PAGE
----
Images of Joe Biden and his G7 teammates chatting near a Cornish beach while enjoying grilled lobster may not have been the best announcement for social distance rules in times of pandemic times. But the beach kitchen was designed to send another message: under a renewed American leadership, the world’s major Western democracies are back in business.
After four years of Donald Trump’s presidency, when diplomatic shout-out parties were more likely features at G7 summits than a cozy outdoor restaurant, there was a collective sigh of relief. “This is the first time in four years that they have agreed,” said a British official.
The warmth towards Biden was reflected in the bonhomie between the President of the United States and the Frenchman Emmanuel Macron, who walked along the white sand of Carbis Bay, with his arms wrapped around him. “The United States is back,” Biden said. Macron retorted, “Yes definitely.”
The Prime Minister of the United Kingdom, Boris Johnson, who is enjoying the role of guest after Brexit, called the three-day meeting “historic”. After the disruption of the Trump years, there was a real agreement on global issues between the leaders of what Johnson called Democracy XI: the United States, the United Kingdom, Canada, France, Germany, Italy, Japan is invited from Australia, South Korea and South Africa. India’s Narendra Modi has virtually assisted.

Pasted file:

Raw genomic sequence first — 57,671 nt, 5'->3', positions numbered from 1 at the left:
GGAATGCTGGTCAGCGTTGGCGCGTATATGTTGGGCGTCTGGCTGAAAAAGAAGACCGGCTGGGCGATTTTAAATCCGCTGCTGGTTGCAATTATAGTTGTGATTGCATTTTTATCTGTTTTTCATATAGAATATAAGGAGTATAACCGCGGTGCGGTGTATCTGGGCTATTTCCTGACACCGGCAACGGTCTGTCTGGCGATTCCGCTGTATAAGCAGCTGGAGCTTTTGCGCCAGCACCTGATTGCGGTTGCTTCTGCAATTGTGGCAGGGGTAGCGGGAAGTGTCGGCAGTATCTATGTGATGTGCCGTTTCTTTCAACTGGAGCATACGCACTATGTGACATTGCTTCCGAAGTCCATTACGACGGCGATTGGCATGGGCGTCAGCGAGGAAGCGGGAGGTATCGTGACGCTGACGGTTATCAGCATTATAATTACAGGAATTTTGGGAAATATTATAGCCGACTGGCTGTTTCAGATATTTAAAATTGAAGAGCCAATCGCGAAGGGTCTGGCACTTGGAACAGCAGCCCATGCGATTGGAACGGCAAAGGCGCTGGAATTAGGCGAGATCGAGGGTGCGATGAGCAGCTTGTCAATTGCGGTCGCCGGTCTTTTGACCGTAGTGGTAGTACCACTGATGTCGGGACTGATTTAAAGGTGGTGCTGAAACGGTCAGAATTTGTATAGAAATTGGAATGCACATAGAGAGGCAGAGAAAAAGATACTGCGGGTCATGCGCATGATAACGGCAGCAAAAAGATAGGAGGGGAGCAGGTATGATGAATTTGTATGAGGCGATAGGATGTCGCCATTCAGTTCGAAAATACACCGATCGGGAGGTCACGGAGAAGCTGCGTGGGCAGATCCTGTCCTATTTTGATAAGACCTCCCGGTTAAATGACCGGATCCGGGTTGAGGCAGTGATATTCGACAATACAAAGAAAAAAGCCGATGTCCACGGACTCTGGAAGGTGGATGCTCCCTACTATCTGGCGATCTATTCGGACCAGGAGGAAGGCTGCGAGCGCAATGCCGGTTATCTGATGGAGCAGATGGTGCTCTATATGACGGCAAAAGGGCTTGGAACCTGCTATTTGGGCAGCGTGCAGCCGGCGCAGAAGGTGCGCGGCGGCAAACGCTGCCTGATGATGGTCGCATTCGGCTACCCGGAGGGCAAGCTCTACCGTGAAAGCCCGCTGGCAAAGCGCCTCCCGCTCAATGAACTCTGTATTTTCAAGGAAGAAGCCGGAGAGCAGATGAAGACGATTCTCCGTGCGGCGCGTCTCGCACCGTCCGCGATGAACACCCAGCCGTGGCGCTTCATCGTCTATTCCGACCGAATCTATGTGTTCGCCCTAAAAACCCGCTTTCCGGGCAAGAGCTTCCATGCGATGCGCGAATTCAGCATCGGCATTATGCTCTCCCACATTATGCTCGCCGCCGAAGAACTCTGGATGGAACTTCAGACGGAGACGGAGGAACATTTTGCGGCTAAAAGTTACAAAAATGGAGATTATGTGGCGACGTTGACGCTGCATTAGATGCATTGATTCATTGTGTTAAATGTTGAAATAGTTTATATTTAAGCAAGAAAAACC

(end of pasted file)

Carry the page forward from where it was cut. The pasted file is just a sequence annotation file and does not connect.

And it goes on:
In what seemed to mark an apparent step towards social democracy from the world’s major capitalist economies, the G7 supported Biden’s call to “meet the momentum and sustain the economy” with more spending; Johnson spoke of the need to fight inequality.
But while there was an agreement on additional funding for vaccines for the developing world, a plan to fight future pandemics, funding for girls ’education and agreement on the need to fund “clean, green” projects in the developing world, there were divergences of opinion.
Biden said he saw the summit as the moment the West strengthened its position on China, expanding. a “democratic” alternative to the China Belt and Road initiative, which Washington believes extends Beijing’s influence – including unsustainable debt and poor labor standards – around the world.
“I think you’re going to see only simple deals with China,” Biden told reporters after the summit.
But while White House officials said Saturday’s first G7 session was focused on China, Britain sought to avoid framing it in those terms, saying it was about “rebuilding better” afterwards. the pandemic.
Johnson declined to mention China in his closing press conference, and an EU diplomat said Johnson, Canadian Justin Trudeau and Italian Mario Draghi have argued that the G7’s emphasis should be on to make a positive case for the West rather than deliberately antagonizing China.
EU countries wanted to emphasize what they say is a more nuanced view towards relations with Beijing. “Our approach is that we need to cooperate with China on issues such as climate change, compete in sectors such as global supply chains and challenge China’s record in sectors such as human rights.” , said a European diplomat.